If we try hard enough, it is possible to imagine a world where people are not of a mind to help one another out of a sense of duty or kindness, or in a belief that life is more rich and full of colour when we are making the lives of others better.
But let us try for a second.
A world without volunteers is a world where people who are sick, or hungry, or alone, or sad, might find a little help from the government, but they don’t get all the help they need. They wait in endless lines and fill out forms detailing their miseries in the hopes they are pathetic enough to qualify for this program or that.
Most children cannot afford sports, and there are few recreational facilities available for those who can afford them. With every position in minor sports filled as a paying job, and every moment attached to an economic rate, it is only the truly wealthy whose children can afford even the most basic sports experience.
Seniors who are on their own remain on their own. A mandatory age might have to be set for a time when people are warehoused in care facilities, if only to curb the numbers of lonely, isolated people struggling to get by. Perhaps many find themselves competing in the same lines as the homeless, or the sick and hungry, in order to have their basic needs met.
There are no community events, save for those we pay for ourselves. State-sponsored fun days could be arranged, but they would be expensive and dreary, as in place of bright-eyed volunteers managing the events you would have paid employees simply there to do a job before moving on to some other state-sponsored fun day, in some other town.
Town facilities sit mostly empty, as activity groups would struggle to raise the funds to fill them. Food banks are shadows of what they are now. Churches are not places to get together and grow community spirit by helping and sharing.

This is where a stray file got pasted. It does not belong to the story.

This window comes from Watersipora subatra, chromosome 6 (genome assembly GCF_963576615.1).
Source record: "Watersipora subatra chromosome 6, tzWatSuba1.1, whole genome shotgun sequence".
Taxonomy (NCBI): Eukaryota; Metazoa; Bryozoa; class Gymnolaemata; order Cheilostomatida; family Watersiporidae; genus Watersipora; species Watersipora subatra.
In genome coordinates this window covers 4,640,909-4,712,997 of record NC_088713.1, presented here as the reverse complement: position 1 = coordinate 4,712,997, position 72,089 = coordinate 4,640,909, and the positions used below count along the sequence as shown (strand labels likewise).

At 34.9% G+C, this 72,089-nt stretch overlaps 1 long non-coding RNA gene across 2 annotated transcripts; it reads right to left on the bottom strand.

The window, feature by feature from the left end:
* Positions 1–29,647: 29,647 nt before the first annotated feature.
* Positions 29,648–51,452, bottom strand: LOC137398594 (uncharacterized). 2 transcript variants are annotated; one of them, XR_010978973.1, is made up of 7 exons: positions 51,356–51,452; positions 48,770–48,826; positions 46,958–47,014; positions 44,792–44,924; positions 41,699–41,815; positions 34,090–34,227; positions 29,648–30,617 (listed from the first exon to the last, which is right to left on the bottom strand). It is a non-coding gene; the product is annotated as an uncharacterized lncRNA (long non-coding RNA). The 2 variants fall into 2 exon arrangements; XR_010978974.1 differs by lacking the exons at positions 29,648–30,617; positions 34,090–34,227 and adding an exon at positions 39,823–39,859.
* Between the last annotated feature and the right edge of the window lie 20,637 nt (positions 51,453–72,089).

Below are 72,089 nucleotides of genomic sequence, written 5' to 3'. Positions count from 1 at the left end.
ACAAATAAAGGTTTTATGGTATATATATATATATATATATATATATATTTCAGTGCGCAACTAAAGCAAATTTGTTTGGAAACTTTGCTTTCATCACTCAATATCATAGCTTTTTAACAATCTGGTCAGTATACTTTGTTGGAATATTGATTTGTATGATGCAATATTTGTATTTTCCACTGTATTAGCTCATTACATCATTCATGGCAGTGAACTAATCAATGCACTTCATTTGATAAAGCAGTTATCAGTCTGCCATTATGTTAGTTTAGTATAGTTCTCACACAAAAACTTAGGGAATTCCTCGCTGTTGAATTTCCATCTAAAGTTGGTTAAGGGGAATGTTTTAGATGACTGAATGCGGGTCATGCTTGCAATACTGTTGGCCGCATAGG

A micro-transaction life, where every moment is accounted for. Every second is on a bottom line.
It sounds more than a little crazy, but stop and think about where you find volunteers in your world. You find them helping the sick, and the poor, and the tired. You find them helping the old, and you find them helping the young. You find them organizing sports, activities, and clubs for your children. You find them in church. You find them next door. They fill in the cracks and wedges and scrapes, in order to make the canvas of our lives singular and beautiful and full of life and colour.
Volunteer Canada has some handy stats for available for anyone interested in seeing just how much of an impact volunteers have on our lives. The numbers have been gleaned from the Canada Survey on Giving, Volunteering, and Participating, 2010. This survey tells us:
There are an estimated 13.3 million Canadians contributing 2.1 billion hours annually. That’s the equivalent of 1.1 million full-time jobs; 47 per cent of Canadians volunteer; volunteers typically contribute 156 hours per year; and young Canadians, aged 15 to 24, volunteer more than any other age group at a rate of 58 per cent.
This might be a particularly startling fact to anyone who sees the next generation as a bunch of shiftless, A.D.D. social media addicts. Chances are, those kids are doing more than you are!
Economically, it is estimated these volunteers contribute more than $50 billion to the national economy.
Statistics aside, numbers do not tell us the single most important part of volunteering: that of people interacting with other people, to make everyone’s lives a little better. Numbers do not fill bellies or hand out warm coats when it is cold; numbers do not teach our kids how to skate or how to properly stand in the batter’s box; and numbers do not touch our hearts by being a kind friend when we need it most.
Economy may be the engine that drives our society, but, if that is the case, volunteerism is definitely the oil that keeps things running smoothly. It is the wipers that help us see the world clearly. It is the tires that keep us true on our path when everything seems to be streaking by. Around here, it is difficult to think of any community activity which doesn’t involve volunteers. It is more than what we do. It’s who we are.
Your postal code may make you part of a community, but volunteers make you a family. They bind society and create that shared, treasured experience we all seek most in our lives.
So this is the week we say “thank-you” to the volunteers in our lives, the ones who are making our lives easier and better, and are helping create memorable childhood memories for our kids, and are making the lives of our seniors, our sick, and our tired just a little bit easier.
It is through you, the volunteers, that all things are possible.